Leeds City Council’s Development Plan Panel chair, Councillor Neil Walshaw said:

“Removing these green belt sites from the SAP will draw a line in the sand and give all parties an opportunity to work together to deliver the high quality housing that people in Leeds deserve.

“We need to look at the bigger picture when it comes to our housing requirements, taking in employment, transport, climate change and of course our recovery from the COVID-19 pandemic.

“This is a positive step as we near the end of a process that has been carried out with a wide range of stakeholders and generated significant public interest.”

Giving her judgment in June this year, Mrs Justice Lieven noted the level and complexity of the work undertaken by the council on the SAP, which covers a total of 668 housing sites across the city.

She said: “I am intensely conscious of the very difficult situation that the council has found itself in, and the truly massive task of the SAP process.

“I have significant sympathy with the council trying to deal with such large amounts both of housing requirements but also so many sites across a very diverse area.”

The council’s new SAP report will be considered by the Development Plan Panel on December 11, while the executive board is due to discuss the proposed public consultation on December 16.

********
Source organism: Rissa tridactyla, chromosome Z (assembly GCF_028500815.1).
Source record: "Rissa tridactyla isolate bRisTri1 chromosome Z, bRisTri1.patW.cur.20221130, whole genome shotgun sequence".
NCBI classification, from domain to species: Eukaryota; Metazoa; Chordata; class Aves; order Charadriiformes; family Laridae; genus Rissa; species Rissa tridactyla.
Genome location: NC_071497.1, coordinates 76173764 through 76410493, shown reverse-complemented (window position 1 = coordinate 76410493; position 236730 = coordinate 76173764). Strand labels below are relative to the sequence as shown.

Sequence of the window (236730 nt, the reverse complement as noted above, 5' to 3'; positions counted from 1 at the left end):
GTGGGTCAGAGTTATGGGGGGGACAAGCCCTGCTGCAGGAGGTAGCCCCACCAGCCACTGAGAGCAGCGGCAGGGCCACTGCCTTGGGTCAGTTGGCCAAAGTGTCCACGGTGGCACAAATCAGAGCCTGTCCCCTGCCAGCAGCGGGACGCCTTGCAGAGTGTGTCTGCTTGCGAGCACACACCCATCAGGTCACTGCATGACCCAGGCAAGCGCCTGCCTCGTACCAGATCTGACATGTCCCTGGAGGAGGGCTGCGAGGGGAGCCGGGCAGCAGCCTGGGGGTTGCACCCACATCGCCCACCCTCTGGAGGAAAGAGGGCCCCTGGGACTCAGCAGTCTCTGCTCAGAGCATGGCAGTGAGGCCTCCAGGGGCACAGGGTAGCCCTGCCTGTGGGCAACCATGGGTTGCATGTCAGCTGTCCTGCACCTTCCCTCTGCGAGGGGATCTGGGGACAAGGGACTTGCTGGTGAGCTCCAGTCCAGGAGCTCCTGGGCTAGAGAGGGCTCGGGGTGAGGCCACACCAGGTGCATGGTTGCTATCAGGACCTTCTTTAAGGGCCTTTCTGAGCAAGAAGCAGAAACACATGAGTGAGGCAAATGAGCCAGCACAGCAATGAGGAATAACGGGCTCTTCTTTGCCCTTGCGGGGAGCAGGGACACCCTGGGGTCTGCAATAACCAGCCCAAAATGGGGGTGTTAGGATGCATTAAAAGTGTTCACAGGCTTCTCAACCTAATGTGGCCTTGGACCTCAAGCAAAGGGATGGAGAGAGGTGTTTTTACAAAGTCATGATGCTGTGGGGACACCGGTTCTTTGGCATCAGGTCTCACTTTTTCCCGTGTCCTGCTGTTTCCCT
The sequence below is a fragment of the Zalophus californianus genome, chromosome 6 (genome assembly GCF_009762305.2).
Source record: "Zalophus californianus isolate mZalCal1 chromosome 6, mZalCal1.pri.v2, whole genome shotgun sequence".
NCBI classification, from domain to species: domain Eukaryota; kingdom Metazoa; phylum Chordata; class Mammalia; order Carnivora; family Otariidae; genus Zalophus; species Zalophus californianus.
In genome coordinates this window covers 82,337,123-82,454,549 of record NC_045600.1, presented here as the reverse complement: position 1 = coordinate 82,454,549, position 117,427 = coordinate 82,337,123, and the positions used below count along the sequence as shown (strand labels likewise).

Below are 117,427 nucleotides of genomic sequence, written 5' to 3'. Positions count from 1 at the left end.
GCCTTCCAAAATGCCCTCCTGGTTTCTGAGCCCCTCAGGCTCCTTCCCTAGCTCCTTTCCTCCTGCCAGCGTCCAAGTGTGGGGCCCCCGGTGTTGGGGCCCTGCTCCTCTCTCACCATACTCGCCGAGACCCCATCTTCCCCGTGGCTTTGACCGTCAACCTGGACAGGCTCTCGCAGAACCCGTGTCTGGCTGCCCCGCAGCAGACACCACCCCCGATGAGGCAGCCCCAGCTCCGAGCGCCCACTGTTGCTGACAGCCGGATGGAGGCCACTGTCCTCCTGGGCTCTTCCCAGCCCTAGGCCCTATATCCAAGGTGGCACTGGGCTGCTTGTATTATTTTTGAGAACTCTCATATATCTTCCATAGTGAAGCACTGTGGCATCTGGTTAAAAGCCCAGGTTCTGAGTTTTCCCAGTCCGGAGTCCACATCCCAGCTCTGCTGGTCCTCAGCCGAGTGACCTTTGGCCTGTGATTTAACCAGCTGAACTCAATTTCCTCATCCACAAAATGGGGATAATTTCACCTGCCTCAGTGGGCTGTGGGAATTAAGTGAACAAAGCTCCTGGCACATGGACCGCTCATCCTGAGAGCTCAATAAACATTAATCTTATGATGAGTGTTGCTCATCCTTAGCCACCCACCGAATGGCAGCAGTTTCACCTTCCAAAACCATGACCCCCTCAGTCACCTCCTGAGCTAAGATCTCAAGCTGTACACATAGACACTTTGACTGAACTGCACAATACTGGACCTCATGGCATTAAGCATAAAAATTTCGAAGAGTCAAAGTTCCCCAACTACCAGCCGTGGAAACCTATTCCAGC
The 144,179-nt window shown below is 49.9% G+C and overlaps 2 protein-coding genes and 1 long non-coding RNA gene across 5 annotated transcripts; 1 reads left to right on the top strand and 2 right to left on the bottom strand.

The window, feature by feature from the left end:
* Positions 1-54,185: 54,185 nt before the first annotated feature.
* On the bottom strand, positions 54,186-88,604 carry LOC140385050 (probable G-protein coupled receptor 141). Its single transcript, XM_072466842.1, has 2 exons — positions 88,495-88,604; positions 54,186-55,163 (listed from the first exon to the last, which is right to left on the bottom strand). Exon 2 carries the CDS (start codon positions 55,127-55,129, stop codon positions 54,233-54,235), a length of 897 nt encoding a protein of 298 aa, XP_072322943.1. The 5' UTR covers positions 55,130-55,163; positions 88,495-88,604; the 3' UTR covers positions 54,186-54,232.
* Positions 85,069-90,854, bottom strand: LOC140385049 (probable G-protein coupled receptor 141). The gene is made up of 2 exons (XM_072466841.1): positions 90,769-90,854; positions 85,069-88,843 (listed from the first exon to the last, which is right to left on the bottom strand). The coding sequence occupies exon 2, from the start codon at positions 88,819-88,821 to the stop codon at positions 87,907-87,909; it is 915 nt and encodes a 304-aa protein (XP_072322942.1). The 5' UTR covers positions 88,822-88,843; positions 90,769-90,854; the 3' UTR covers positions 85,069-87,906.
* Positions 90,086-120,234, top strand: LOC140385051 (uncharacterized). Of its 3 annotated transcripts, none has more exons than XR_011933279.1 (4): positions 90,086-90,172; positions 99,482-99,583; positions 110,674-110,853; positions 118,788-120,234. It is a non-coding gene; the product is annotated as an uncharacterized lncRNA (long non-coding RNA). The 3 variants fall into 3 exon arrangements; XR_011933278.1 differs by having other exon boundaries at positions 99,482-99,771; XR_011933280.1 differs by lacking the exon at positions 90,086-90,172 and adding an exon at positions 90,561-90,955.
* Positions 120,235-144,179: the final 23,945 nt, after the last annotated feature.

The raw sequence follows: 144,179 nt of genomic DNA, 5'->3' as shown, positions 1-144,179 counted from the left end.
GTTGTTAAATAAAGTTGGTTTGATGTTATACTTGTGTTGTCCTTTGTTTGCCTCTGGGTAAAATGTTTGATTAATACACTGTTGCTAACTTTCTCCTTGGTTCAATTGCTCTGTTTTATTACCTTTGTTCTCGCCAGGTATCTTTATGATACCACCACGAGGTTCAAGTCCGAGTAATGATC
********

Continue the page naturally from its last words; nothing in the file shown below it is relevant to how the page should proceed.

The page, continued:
The Site Allocations Plan went through a lengthy and considered process of preparation and public consultation, lasting six years. This involved carefully assessing sites that had been put forward for development throughout the city and deciding which were the most appropriate and sustainable to allocate for development, in accordance with local and national policy. The plan was the subject of independent examination by the Secretary of State’s appointed planning inspectors, who found it sound and legally compliant.

The errors of the independent inspectors (not of the council) identified by Mrs Justice Lieven were (1) legally deficient reasons given in their report on: (a) justifying the release of the specific green belt sites and on (b) site selection process; and (2) an error of fact relating to the calculated increase in supply of housing (mainly in the city centre) during the process. The judge did not find that green belt sites could not properly be released and nor did she find that the site selection process was in error.

The examination of the SAP by the independent inspectors was conducted during 16 days of public hearings in 2018, with the views of 470 participants being heard and more than 75,000 representations being received.

Local authorities are required by the National Planning Policy Framework to maintain a five-year supply of deliverable housing sites. Leeds City Council currently has a 6.8-year supply, which is advocated by government, offering choice and competition across a range of markets and providing flexibility to remain robust against the inherent uncertainty of events over a plan period. Having in excess of a five-year supply is necessary to prevent inappropriate speculative development.

For more information please visit Site Allocations Plan (leeds.gov.uk)

Source Leeds City Council